Home working: Keeping up morale, top five tips

  • 19 May 2020

Are you one of the many businesses now operating with employees working remotely from home for the first time? If so, you may have been surprised at just how easily it all happened and how quickly they adapted to it. But in week one homeworking was novel, fun even. Now, with many of us in Week five or six there are signs that the honeymoon is over and reality is biting and biting hard.

Here are five key ways you can help maintain the morale of your workers now operating form home :

# Keep communication strong – if in doubt it’s better to err on the side of too much communication rather than too little in the early days of managing homeworkers remotely. Copper fasten time with each homeworker by scheduling weekly 1-2-1 meetings as well as all staff meetings to keep everyone up-to-date. In these early days of homeworking it’s wise to remind staff that although the method of working has changed expectations of productivity have not.

 

# Recognition – the importance of recognition for home workers cannot be overstated. Out of sight shouldn’t mean out of mind. Remember for any type of employee recognition is a key driver – ignore it at your peril. Small gifts from online delivery market places focused on the homeworker’s workspace could work well as thank yous for strong performance but don’t forget the power of direct contact and a personal message delivered personally over the phone.

# Measure output not activity – yes you can install software that tracks time spent at a laptop or PC but it’s far better to manage homeworkers by focusing on output and performance rather than activity. Always remember that for homeworking to succeed there has to be a minimum level of trust between the two parties;

# Out of work activities – isolation remains one of the biggest challenges to business leaders looking to maintain the morale of homeworkers. This can be addressed by giving employees access to online chat facilities or by planning into the weekly schedule online catch-ups or virtual lunches to facilitate  the social contact that is so important to many employees. You may want to introduce individual or team games that can be played online either simultaneously or at different times such as fantasy football or virtual stock market trading.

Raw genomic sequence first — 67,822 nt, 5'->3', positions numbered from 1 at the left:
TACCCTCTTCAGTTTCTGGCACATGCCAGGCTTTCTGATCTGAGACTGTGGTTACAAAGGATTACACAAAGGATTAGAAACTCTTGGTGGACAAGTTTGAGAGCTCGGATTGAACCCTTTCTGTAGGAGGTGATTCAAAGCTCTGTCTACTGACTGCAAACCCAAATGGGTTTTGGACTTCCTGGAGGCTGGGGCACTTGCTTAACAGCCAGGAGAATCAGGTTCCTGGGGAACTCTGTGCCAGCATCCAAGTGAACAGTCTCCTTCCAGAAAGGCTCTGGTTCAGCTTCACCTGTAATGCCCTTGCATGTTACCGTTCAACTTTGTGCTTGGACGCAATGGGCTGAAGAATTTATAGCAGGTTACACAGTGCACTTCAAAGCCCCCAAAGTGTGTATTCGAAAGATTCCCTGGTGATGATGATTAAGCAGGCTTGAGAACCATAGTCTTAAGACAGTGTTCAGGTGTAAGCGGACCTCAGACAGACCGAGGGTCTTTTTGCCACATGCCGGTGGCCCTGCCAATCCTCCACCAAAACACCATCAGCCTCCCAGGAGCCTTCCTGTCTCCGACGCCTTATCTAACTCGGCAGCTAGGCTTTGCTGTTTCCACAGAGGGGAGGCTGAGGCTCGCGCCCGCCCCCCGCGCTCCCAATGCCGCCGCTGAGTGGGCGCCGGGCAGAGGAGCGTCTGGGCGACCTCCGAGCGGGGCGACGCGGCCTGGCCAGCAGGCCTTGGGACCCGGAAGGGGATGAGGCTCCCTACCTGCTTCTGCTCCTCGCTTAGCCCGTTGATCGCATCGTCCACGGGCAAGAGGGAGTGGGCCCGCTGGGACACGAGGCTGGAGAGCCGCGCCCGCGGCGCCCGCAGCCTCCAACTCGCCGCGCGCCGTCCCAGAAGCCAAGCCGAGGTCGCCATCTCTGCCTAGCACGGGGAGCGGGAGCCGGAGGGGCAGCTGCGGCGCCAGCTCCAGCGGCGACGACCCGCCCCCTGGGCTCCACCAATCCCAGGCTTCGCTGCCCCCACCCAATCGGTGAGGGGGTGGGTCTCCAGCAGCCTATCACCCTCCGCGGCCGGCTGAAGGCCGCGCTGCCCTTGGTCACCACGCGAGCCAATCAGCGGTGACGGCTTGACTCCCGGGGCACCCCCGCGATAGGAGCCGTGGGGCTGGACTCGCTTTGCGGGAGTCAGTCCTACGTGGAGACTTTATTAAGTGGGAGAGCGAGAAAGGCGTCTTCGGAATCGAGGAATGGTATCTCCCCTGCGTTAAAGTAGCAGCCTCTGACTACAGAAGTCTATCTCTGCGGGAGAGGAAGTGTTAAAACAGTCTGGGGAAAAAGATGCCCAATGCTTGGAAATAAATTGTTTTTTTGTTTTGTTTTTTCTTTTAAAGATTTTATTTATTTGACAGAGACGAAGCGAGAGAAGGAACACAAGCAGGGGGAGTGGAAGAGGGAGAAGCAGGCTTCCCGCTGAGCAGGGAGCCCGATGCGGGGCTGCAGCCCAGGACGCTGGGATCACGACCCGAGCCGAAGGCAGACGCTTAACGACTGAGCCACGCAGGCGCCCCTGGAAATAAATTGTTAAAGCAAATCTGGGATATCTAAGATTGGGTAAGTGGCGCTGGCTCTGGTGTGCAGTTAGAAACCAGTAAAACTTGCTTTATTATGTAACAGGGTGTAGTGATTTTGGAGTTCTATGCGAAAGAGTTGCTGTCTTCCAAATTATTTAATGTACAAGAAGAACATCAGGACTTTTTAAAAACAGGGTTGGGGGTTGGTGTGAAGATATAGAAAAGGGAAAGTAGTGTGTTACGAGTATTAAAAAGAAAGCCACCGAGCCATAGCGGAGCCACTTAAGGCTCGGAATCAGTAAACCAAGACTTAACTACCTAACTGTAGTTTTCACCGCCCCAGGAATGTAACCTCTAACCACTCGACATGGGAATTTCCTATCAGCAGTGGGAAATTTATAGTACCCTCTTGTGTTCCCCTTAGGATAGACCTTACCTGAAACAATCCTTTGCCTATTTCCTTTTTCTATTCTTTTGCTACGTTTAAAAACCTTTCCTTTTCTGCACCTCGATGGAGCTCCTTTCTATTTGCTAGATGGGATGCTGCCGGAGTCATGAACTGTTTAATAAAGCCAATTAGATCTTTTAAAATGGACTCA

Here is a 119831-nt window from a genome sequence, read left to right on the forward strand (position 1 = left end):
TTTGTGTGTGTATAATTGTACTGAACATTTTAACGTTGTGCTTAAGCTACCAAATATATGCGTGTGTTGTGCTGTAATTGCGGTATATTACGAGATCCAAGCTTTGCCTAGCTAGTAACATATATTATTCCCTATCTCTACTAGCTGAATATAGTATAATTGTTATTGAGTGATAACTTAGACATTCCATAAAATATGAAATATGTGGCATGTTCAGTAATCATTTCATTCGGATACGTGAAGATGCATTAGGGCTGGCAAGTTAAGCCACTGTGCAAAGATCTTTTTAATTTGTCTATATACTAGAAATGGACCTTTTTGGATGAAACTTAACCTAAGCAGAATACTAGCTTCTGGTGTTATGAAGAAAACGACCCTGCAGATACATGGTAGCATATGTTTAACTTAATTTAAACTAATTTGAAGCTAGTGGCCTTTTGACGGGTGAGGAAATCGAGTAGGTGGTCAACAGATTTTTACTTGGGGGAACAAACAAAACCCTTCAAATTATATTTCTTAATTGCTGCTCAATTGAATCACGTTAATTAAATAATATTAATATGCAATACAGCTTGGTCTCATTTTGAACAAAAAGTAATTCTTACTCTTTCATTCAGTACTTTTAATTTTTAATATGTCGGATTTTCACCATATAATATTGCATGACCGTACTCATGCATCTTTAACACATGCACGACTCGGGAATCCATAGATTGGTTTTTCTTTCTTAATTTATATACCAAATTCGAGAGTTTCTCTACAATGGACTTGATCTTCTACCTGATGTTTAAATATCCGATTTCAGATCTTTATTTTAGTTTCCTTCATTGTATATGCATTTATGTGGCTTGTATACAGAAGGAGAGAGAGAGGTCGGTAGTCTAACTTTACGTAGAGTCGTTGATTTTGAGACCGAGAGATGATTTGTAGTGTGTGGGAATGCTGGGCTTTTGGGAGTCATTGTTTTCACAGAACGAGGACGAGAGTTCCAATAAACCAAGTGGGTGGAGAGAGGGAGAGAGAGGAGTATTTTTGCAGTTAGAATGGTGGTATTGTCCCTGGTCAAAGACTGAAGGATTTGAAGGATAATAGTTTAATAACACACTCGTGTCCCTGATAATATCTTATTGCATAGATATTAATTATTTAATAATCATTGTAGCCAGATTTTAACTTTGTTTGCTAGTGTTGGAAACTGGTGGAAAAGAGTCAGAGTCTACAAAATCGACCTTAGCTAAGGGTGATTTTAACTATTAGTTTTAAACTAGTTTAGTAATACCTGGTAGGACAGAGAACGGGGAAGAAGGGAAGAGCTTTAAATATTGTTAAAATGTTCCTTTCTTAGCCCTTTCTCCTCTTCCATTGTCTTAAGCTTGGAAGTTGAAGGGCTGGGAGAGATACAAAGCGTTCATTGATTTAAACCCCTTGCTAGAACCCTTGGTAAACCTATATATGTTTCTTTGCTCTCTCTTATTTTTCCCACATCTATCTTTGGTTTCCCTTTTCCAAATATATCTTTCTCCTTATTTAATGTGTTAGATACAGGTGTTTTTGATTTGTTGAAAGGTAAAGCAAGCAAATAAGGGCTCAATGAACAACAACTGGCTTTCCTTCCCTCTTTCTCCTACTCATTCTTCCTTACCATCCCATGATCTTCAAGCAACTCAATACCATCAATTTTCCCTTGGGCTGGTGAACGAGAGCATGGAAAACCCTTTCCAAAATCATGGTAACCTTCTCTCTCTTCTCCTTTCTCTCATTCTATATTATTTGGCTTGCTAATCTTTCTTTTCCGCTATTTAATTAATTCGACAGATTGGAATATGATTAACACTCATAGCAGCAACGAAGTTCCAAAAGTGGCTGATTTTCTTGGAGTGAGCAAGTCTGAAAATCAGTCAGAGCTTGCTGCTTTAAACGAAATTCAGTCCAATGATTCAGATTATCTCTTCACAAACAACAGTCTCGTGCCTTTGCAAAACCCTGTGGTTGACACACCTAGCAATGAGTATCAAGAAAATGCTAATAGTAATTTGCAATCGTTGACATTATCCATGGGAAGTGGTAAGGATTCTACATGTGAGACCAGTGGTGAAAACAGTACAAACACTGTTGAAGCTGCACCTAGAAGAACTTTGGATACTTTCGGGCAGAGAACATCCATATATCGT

# Time and boundary management – most homeworkers will have designated working hours and this should be respected by everyone. Last minute requests for urgent work that will drive them outside of their standard hours should be avoided. So too should the random business idea hastily dispatched during their leisure time which could be communicated with equal effect at the beginning of the working week. Quality downtime is essential for all workers where they can be free from the influence of social media, online and business messages dropping in by email or text.

 

Barry Phillips and Jayne Gallagher are authors of “Mastering Small Business Employee Engagement – 30 Quick Wins and HR Hacks” (2020) which is due out this month and contains a special section on engagement in light of the Coronavirus. See here https://bit.ly/MasteringEmployeeEngagement

 

Related topics